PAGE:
Now individuals and organizations can endorse the Feminist Amendments quickly and easily on FIST’s website.  Check out our Feminist Amendments page here on our website and sign up right away as an endorser by clicking the link!

As soon as we are out of lock-down due to the Corona virus, we plan on doing public events and coordinating lobbying efforts to advocate an approach to the Equality Act that preserves and expands women’s sex-based rights while ensuring that everyone’s rights are protected, including the rights of lesbians, gay men, and all gender non-conforming people.

However, no reason to wait to get involved! Getting endorsements online can be done now from your living room.    Please help us with our Feminist Amendments campaign by spreading the word, gathering endorsements, donating to FIST,  purchasing some of our cool merchandise and of course joining us by becoming a member!


  1. Manuel Barrera, PhD

    I’ve endorsed this action all my life. We cannot be silent, we have to stand. If we want to live, if we want a taste of freedom, we keep going.
    And never waver on the way.
    Solidarity Always
    Struggle until Victory

  2. Anna Heran

    These are much fairer than the Equality Act is currently written. There’s no reason why we can’t continue to protect women, while we afford fairness for GNC and gay and lesbian individuals.

  3. Aleks Kinclara

    I am convinced that the vast majority of people have no idea about the ramifications of the Equality Act as currently written. I am utterly grateful to FIST for laying out a coherent response that protects the basic human rights of lesbians, gay men, bisexual people, and transgender people without enshrining new quasi-religious concepts such as ‘gender identity’ into law. I think of it this way. Even though ‘race’ (human genetic variability) truly is a spectrum, and we are all ultimately of African ancestry, ‘white’ people should not have a protected right to unilaterally ‘identify’ as a member of an indigenous community, or as a person of color. Equally obvious, male people should not have a protected right to self-identify as women, as girl, as female. Material reality matters. I support feminists who understand their job is to protect the interests of female people, of women and girls. At the centennial of women securing the vote, let’s not destroy ourselves as a political class. Let’s get this right.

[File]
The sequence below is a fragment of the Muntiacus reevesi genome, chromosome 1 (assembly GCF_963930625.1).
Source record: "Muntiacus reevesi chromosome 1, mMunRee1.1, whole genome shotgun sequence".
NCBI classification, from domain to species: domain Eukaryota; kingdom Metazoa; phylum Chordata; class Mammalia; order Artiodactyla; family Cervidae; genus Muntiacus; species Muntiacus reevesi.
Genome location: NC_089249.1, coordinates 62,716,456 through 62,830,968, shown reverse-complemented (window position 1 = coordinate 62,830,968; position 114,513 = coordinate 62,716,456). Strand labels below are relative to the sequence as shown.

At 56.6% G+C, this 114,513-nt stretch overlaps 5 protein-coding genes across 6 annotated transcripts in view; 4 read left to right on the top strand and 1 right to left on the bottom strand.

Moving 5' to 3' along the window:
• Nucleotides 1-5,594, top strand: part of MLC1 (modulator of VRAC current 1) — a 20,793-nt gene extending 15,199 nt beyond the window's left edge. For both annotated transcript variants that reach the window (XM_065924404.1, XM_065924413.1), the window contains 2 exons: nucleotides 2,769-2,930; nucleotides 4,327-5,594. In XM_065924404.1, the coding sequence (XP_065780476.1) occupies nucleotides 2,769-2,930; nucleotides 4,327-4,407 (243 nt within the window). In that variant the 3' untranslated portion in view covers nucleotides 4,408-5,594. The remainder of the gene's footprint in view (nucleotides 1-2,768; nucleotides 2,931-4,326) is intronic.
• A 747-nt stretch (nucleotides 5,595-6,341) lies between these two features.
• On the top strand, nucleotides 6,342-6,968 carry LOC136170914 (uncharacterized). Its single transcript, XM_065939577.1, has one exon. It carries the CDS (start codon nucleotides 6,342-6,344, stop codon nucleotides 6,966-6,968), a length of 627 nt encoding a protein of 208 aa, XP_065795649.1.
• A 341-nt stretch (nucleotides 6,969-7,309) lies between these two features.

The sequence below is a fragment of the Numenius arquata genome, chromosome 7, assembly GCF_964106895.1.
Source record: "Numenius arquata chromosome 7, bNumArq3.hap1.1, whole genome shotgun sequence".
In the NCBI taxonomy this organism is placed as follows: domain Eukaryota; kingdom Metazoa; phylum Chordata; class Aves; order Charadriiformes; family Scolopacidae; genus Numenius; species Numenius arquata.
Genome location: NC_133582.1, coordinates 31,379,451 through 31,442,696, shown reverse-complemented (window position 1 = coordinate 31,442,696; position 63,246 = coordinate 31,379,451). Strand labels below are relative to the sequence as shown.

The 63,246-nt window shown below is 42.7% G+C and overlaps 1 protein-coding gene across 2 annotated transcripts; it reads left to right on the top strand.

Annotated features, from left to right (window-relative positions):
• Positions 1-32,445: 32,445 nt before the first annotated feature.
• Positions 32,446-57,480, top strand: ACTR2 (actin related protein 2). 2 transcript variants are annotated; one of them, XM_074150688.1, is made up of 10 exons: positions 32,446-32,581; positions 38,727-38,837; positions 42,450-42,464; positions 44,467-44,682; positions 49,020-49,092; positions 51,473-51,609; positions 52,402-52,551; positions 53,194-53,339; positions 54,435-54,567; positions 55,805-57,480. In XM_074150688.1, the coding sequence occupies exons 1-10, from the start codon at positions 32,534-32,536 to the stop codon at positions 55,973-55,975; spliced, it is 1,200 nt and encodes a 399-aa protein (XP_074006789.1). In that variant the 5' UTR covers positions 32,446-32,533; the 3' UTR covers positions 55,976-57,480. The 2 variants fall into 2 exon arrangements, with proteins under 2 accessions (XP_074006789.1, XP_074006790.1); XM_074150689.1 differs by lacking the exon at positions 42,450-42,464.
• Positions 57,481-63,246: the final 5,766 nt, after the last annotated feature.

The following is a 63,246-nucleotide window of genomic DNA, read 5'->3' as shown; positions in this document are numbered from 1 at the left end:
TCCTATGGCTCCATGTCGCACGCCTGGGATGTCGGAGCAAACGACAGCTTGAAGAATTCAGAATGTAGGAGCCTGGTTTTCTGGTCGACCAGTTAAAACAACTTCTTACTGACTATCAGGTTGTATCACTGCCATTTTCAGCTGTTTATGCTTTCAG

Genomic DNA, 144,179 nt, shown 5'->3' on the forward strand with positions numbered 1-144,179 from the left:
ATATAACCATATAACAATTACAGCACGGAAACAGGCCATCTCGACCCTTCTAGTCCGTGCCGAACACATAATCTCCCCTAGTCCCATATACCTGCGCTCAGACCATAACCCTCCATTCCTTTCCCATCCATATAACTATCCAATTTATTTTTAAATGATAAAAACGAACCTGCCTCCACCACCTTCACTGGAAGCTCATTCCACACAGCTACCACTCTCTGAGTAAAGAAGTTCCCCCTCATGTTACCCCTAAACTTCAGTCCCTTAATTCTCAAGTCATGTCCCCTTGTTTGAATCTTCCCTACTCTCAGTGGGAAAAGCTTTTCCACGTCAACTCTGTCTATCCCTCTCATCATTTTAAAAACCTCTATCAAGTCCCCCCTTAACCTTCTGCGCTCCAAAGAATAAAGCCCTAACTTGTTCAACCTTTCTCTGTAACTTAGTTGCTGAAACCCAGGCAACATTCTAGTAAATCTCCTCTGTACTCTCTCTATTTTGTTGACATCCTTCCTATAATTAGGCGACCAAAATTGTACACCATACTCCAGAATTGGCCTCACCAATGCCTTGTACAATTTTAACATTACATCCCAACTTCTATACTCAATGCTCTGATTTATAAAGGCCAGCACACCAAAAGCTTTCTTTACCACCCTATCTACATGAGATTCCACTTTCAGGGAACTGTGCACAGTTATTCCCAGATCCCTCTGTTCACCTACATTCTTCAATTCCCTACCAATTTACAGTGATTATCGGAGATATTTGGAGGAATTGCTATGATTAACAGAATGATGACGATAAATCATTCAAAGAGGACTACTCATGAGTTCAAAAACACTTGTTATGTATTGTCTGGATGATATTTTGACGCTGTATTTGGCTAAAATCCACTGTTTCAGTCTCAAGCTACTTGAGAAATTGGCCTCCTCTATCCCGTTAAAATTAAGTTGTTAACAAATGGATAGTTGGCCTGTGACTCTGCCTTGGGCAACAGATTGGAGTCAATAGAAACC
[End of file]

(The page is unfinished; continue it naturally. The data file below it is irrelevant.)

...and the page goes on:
4. Teresa

    If it’s not too much trouble, I have a question about the proposed Feminist Amendments to the Equality Act, and perhaps a suggestion.

    The amendments mandate that employers, businesses, etc, provide women-only public accommodations and spaces, which, by and large, is a good idea. However, it occurred to me that despite the protections against discrimination and harassment based on sex stereotyping guaranteed by the amended Equality Act, availability of public accommodations (or lack thereof) could still potentially be used as a cudgel or means of discriminating against GNC individuals.

    For example, I doubt, say, a post-op transwoman would feel comfortable, or even safe, using a men’s locker room or restroom. This could be problematic, if said transwoman’s employer does not provide any spaces aside from those intended for men, and those for women (the latter as mandated by the amended Act)–as the transwoman would not be permitted in women’s spaces (as they are sex-segregated), the men’s spaces may be the only option available. While I admit it’s possible that an employer might create a third space for the use of the transwoman upon request, given the difficulty women have had at getting employers to provide lactation rooms–which are far less controversial, and potentially beneficial to a much larger percentage of the population–I can’t say I’m optimistic enough to assume that this is guaranteed to occur. Furthermore, the transwoman (or any other GNC person in this sort of scenario) may even be able to make a reasonable case that this lack of provision constitutes a hostile environment, which, depending on how high up the court system the case proceeds, could have unforeseen or unwanted legal ramifications, up to and including ultimately undermining the amended Equality Act.

    Thus, given the concern that the Equality Act and the proposed Feminist Amendments gives on ensuring the dignity and safety of all individuals, I’ve wondered if, rather than just stating unisex or other, alternative or third space options are allowed under the Feminist Amendments of the Equality Act, it would be wiser to explicitly mandate that they, or other reasonable accommodations, must be provided if an individual does not feel safe or comfortable using the facilities or services of their sex and makes a good faith request? This sort of strategy has worked well for the American with Disabilities Act, and I think it could go a long way towards ensuring that the Equality Act with the Feminist Amendments really *does* guarantee the equality of all US citizens, regardless of their defiance of sex stereotypes.

    I look forward to your reply!


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